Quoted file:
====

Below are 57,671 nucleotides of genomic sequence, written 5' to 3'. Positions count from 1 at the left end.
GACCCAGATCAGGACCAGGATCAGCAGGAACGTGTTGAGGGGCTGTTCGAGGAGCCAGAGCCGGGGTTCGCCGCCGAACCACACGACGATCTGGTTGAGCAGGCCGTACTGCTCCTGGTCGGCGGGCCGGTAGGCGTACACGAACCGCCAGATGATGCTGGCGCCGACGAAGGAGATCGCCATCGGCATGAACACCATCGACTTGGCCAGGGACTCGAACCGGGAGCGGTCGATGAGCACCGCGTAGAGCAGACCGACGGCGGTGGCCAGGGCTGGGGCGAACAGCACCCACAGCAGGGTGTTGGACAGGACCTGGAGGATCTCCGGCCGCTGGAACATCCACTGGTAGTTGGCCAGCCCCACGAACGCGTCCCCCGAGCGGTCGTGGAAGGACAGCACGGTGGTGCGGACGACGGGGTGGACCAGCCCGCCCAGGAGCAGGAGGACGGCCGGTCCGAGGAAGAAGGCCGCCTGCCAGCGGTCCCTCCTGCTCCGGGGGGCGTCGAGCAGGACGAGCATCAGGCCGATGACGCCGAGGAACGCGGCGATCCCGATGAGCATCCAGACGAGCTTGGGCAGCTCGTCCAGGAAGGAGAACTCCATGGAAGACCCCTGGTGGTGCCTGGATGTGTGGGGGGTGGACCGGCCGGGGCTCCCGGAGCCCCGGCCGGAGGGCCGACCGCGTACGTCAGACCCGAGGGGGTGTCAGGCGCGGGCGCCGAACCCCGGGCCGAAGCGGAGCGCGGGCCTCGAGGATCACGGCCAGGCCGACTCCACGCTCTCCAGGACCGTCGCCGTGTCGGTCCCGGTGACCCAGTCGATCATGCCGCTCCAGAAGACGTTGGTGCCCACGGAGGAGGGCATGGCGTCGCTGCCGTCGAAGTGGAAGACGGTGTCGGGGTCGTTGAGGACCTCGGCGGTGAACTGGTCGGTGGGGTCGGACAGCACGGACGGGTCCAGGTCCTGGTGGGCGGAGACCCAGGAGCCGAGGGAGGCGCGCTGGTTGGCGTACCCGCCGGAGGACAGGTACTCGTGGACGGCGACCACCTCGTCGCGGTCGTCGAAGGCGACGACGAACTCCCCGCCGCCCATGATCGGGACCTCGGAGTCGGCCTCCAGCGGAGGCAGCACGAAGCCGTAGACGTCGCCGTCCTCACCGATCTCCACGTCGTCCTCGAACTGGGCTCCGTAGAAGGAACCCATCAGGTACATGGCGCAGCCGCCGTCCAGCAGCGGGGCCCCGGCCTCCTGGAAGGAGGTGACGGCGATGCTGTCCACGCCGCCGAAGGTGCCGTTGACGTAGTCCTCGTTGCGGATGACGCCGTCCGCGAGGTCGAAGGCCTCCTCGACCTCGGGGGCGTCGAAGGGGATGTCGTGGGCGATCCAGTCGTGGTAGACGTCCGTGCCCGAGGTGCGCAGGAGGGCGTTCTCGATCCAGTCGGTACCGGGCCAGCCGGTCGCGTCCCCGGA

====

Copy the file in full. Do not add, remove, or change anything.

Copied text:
Below are 57,671 nucleotides of genomic sequence, written 5' to 3'. Positions count from 1 at the left end.
GACCCAGATCAGGACCAGGATCAGCAGGAACGTGTTGAGGGGCTGTTCGAGGAGCCAGAGCCGGGGTTCGCCGCCGAACCACACGACGATCTGGTTGAGCAGGCCGTACTGCTCCTGGTCGGCGGGCCGGTAGGCGTACACGAACCGCCAGATGATGCTGGCGCCGACGAAGGAGATCGCCATCGGCATGAACACCATCGACTTGGCCAGGGACTCGAACCGGGAGCGGTCGATGAGCACCGCGTAGAGCAGACCGACGGCGGTGGCCAGGGCTGGGGCGAACAGCACCCACAGCAGGGTGTTGGACAGGACCTGGAGGATCTCCGGCCGCTGGAACATCCACTGGTAGTTGGCCAGCCCCACGAACGCGTCCCCCGAGCGGTCGTGGAAGGACAGCACGGTGGTGCGGACGACGGGGTGGACCAGCCCGCCCAGGAGCAGGAGGACGGCCGGTCCGAGGAAGAAGGCCGCCTGCCAGCGGTCCCTCCTGCTCCGGGGGGCGTCGAGCAGGACGAGCATCAGGCCGATGACGCCGAGGAACGCGGCGATCCCGATGAGCATCCAGACGAGCTTGGGCAGCTCGTCCAGGAAGGAGAACTCCATGGAAGACCCCTGGTGGTGCCTGGATGTGTGGGGGGTGGACCGGCCGGGGCTCCCGGAGCCCCGGCCGGAGGGCCGACCGCGTACGTCAGACCCGAGGGGGTGTCAGGCGCGGGCGCCGAACCCCGGGCCGAAGCGGAGCGCGGGCCTCGAGGATCACGGCCAGGCCGACTCCACGCTCTCCAGGACCGTCGCCGTGTCGGTCCCGGTGACCCAGTCGATCATGCCGCTCCAGAAGACGTTGGTGCCCACGGAGGAGGGCATGGCGTCGCTGCCGTCGAAGTGGAAGACGGTGTCGGGGTCGTTGAGGACCTCGGCGGTGAACTGGTCGGTGGGGTCGGACAGCACGGACGGGTCCAGGTCCTGGTGGGCGGAGACCCAGGAGCCGAGGGAGGCGCGCTGGTTGGCGTACCCGCCGGAGGACAGGTACTCGTGGACGGCGACCACCTCGTCGCGGTCGTCGAAGGCGACGACGAACTCCCCGCCGCCCATGATCGGGACCTCGGAGTCGGCCTCCAGCGGAGGCAGCACGAAGCCGTAGACGTCGCCGTCCTCACCGATCTCCACGTCGTCCTCGAACTGGGCTCCGTAGAAGGAACCCATCAGGTACATGGCGCAGCCGCCGTCCAGCAGCGGGGCCCCGGCCTCCTGGAAGGAGGTGACGGCGATGCTGTCCACGCCGCCGAAGGTGCCGTTGACGTAGTCCTCGTTGCGGATGACGCCGTCCGCGAGGTCGAAGGCCTCCTCGACCTCGGGGGCGTCGAAGGGGATGTCGTGGGCGATCCAGTCGTGGTAGACGTCCGTGCCCGAGGTGCGCAGGAGGGCGTTCTCGATCCAGTCGGTACCGGGCCAGCCGGTCGCGTCCCCGGA